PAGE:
New faces underscore demographic change underway in Kandiyohi County government
WILLMAR -- When Kandiyohi County department heads gather for a meeting, there are more than a few new faces around the table these days. In just the past eight months, the county has seen the departure of several high-level employees, from the He...
WILLMAR - When Kandiyohi County department heads gather for a meeting, there are more than a few new faces around the table these days.
In just the past eight months, the county has seen the departure of several high-level employees, from the Health and Human Services director and Community Corrections director to the sheriff and chief deputy. Most were retirements and virtually all were long-term employees. Another longtime department head is retiring this month.
County Administrator Larry Kleindl can't recall ever seeing this much turnover at the top level within such a short timeframe.
"It's never happened," he said. "These are major departments that we're talking about."
The changes visibly underscore the demographic shift underway as the large baby boom cohort reaches retirement age and the next generation takes their place.
Kandiyohi County is far from alone. "It's something I think everyone is looking at right now," said Connie Mort, human resources director.
And it will continue for at least the next few years, Kleindl said. "In the next five years we potentially have 27 department heads or supervisors eligible to leave."
It has prompted the county to look more closely at succession planning and how to better prepare for a new wave of workers and a new set of expectations by its 409 employees.
Resignations overall, including retirements, have remained consistent over the past four years, Mort said. But the recent changes have been more visible, both for the high-profile positions involved and the pace at which they're occurring.
Mort said there's a bubble of long-term Kandiyohi County employees, many with 30- or even 40-year careers, who rose through the ranks over the years to become supervisors or department heads and are now nearing retirement.
"I think we're seeing that bubble move through," she said.
Succession planning has become critical for Kandiyohi County, Kleindl said. "Who's going to be taking these spots? I don't think government has ever had to do that before."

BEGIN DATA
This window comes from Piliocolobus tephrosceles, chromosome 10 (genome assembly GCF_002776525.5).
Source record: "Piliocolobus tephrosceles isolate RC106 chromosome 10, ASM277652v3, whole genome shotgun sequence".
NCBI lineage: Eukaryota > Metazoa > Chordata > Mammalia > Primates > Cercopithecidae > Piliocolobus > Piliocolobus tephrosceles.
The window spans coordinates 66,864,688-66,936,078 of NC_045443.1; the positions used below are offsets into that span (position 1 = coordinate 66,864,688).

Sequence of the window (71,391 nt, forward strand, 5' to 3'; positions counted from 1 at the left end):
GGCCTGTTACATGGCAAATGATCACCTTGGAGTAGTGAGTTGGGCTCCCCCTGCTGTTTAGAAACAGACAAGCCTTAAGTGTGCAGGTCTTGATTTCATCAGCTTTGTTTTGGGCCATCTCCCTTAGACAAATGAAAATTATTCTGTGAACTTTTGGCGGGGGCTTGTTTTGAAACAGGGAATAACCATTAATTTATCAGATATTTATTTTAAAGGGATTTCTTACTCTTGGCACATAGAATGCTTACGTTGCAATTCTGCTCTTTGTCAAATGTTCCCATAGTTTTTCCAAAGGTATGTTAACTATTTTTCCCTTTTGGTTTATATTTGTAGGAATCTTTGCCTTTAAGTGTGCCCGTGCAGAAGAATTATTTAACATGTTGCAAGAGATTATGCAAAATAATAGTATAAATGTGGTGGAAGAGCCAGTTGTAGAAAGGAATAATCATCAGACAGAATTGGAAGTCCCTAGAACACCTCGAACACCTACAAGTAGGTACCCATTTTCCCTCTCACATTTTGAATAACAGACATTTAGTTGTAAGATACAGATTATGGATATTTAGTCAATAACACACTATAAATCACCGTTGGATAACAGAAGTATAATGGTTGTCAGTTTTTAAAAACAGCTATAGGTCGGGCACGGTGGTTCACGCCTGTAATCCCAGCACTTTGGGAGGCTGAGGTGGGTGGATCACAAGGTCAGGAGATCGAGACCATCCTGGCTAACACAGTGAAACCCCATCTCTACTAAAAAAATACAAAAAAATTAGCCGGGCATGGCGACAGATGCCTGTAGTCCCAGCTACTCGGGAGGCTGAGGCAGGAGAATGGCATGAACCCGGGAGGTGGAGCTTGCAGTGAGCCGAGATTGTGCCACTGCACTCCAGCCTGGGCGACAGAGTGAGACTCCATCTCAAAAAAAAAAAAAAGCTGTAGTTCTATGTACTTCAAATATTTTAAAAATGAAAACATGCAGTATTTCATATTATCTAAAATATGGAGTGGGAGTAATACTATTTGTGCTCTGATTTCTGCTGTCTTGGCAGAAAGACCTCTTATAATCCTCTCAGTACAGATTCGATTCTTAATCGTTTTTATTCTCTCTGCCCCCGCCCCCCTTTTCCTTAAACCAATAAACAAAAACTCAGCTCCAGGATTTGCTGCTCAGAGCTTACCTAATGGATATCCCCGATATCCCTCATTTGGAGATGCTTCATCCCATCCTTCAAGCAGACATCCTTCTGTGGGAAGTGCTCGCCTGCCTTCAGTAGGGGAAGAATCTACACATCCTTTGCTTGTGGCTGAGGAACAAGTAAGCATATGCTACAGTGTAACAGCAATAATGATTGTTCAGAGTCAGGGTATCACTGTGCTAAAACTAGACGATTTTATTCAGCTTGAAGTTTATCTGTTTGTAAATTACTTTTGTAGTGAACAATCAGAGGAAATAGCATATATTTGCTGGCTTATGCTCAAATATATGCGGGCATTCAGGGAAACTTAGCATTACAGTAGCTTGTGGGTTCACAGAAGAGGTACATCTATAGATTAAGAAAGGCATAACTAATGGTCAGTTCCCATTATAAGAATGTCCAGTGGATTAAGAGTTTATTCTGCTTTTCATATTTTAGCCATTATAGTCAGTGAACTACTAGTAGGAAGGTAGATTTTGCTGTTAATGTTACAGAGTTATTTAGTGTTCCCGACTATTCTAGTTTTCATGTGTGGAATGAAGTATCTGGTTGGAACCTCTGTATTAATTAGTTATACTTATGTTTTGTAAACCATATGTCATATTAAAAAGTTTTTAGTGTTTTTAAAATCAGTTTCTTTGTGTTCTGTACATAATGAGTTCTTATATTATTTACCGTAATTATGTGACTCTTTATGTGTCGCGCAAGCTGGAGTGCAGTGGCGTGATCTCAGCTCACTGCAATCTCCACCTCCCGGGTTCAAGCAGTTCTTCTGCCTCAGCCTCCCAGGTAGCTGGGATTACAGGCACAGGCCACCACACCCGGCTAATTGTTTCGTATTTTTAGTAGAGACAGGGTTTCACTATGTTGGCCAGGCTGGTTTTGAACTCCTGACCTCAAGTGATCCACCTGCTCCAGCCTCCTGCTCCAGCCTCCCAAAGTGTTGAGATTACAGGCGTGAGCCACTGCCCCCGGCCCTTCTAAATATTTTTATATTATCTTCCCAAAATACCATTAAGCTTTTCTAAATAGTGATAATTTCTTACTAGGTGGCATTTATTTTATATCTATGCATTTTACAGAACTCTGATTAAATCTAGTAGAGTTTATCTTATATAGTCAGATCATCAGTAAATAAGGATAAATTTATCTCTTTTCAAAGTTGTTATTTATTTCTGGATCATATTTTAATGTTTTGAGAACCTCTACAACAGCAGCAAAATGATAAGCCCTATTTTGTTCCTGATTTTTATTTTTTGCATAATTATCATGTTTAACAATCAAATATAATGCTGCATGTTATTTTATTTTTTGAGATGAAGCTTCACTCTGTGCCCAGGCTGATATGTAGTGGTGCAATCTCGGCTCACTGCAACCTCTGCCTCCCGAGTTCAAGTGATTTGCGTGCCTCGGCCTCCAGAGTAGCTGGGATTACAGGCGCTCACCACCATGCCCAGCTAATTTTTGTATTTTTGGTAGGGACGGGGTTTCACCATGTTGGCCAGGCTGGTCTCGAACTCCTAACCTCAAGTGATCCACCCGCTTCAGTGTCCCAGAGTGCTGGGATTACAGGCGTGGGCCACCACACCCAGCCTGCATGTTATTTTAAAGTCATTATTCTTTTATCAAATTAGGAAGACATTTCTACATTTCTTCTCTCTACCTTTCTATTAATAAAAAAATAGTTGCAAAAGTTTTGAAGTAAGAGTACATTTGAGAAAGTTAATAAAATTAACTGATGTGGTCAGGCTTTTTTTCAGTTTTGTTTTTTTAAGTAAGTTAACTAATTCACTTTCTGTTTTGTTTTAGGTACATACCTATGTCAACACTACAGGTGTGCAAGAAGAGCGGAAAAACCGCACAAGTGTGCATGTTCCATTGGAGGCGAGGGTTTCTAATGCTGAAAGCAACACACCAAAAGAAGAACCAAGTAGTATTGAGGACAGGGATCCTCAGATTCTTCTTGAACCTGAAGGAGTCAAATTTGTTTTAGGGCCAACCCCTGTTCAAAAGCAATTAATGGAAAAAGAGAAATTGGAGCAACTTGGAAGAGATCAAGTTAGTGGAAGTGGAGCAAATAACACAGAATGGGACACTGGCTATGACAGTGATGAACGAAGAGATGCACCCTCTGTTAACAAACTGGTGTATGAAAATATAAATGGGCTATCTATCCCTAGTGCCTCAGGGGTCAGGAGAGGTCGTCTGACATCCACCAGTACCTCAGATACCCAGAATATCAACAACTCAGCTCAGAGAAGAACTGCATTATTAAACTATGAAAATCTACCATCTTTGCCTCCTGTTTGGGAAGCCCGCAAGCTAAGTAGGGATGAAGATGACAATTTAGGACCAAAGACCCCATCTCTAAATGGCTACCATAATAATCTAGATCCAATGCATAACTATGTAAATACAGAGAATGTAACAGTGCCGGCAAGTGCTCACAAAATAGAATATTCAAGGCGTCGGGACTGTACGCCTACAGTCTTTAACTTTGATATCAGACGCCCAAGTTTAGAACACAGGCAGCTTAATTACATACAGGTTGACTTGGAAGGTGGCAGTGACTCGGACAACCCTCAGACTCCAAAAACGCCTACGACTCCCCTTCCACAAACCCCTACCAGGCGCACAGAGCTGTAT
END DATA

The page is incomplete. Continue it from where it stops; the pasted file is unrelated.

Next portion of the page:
Administrators have become more mindful of preparing for leadership transitions, he said. "That's something new. Who's the backup? We talk about it at department head meetings."
The county's ability to attract new workers will be an important part of the equation.
Some of the signs are positive. On a recent late January day, Mort had four job openings posted and received 13 applications.
A comparable worth study completed two years ago bumped up the pay for many general jobs, making them more competitive and drawing more applicants, Mort said. "That was beneficial," she said.
Hiring for some positions is more difficult, especially those that require specialized skills and training. "The more specialized the position is, the harder it is to recruit for it," Mort said.
These openings often draw candidates from across Minnesota and even out of state, however, which she sees as a good indicator. "That's encouraging that we've got the capability to be attractive to those applicants," she said.
It also will be important for Kandiyohi County to address changing workforce needs and expectations.
Workers still care about salaries and benefits but other factors increasingly matter too, Kleindl said.
More county employees commute from a distance and want opportunities for flexible hours or working from home, he said. They're accustomed to technology and expect it to be available in the workplace. They want a voice in decision-making, especially for issues that directly affect them.
"As an employer we have to be prepared to give them what they need," Kleindl said. "That's going to challenge us to meet those needs."
Creating opportunities for employees to move up the ladder also is part of the strategy as Kandiyohi County positions itself for the future, he said. "We're going to work harder at growing our own."
Over the past several months, training has been expanded to include more leadership and professional development. Sessions on resiliency and adapting to change were especially welcomed, Mort said. "It was so well-received by our employees. They really want that kind of training."
The exodus of several experienced department heads and supervisors has not been without impact.
Kandiyohi County is involved in multiple partnerships, many of them regional, and it takes time for new relationships to be formed, Kleindl said. "You lose some of the history."
Longtime employees also hold deep institutional knowledge that can't be replaced, he said. "A lot of it was never written down. When those people walk out the door, that's gone."
But new leaders also bring a new perspective and new energy, Mort said. "Sometimes there's a certain fearlessness. They're coming into an established department and they're asking questions and shaking the tree. That's good."
Knowing that retirements were pending by some long-tenured department heads and supervisors, Kandiyohi County was ready for it, she said. "I think we've been very fortunate in who we've been able to attract into those positions and who we've been able to transition."
"With our staff involvement, with our communication with our employees, we've been very well-prepared," Kleindl said. "But we don't take it for granted."